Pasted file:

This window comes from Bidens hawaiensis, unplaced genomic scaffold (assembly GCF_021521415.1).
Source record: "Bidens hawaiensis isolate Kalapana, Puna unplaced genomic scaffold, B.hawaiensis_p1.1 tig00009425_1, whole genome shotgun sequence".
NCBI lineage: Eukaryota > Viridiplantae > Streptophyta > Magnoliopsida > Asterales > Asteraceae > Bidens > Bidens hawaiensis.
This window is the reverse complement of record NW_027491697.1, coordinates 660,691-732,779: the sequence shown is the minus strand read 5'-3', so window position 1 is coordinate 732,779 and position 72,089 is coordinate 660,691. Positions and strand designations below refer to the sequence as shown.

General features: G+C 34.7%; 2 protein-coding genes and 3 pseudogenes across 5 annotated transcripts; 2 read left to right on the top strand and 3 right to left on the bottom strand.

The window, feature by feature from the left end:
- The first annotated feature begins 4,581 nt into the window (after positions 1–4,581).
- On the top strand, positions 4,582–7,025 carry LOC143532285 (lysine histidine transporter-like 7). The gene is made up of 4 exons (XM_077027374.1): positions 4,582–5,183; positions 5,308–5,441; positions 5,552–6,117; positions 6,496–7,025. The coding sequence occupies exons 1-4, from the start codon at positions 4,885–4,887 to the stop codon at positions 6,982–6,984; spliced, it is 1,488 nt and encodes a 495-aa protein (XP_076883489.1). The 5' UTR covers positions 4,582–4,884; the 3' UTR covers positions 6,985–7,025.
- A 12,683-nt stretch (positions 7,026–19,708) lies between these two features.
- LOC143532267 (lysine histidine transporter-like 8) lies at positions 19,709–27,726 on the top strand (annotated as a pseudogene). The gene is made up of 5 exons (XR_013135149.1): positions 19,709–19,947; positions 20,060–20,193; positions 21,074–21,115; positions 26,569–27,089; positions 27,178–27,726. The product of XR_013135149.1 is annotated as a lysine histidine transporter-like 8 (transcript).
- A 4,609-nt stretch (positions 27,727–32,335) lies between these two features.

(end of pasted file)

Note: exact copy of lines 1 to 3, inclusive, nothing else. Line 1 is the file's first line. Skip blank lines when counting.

This window comes from Bidens hawaiensis, unplaced genomic scaffold (assembly GCF_021521415.1).
Source record: "Bidens hawaiensis isolate Kalapana, Puna unplaced genomic scaffold, B.hawaiensis_p1.1 tig00009425_1, whole genome shotgun sequence".
NCBI lineage: Eukaryota > Viridiplantae > Streptophyta > Magnoliopsida > Asterales > Asteraceae > Bidens > Bidens hawaiensis.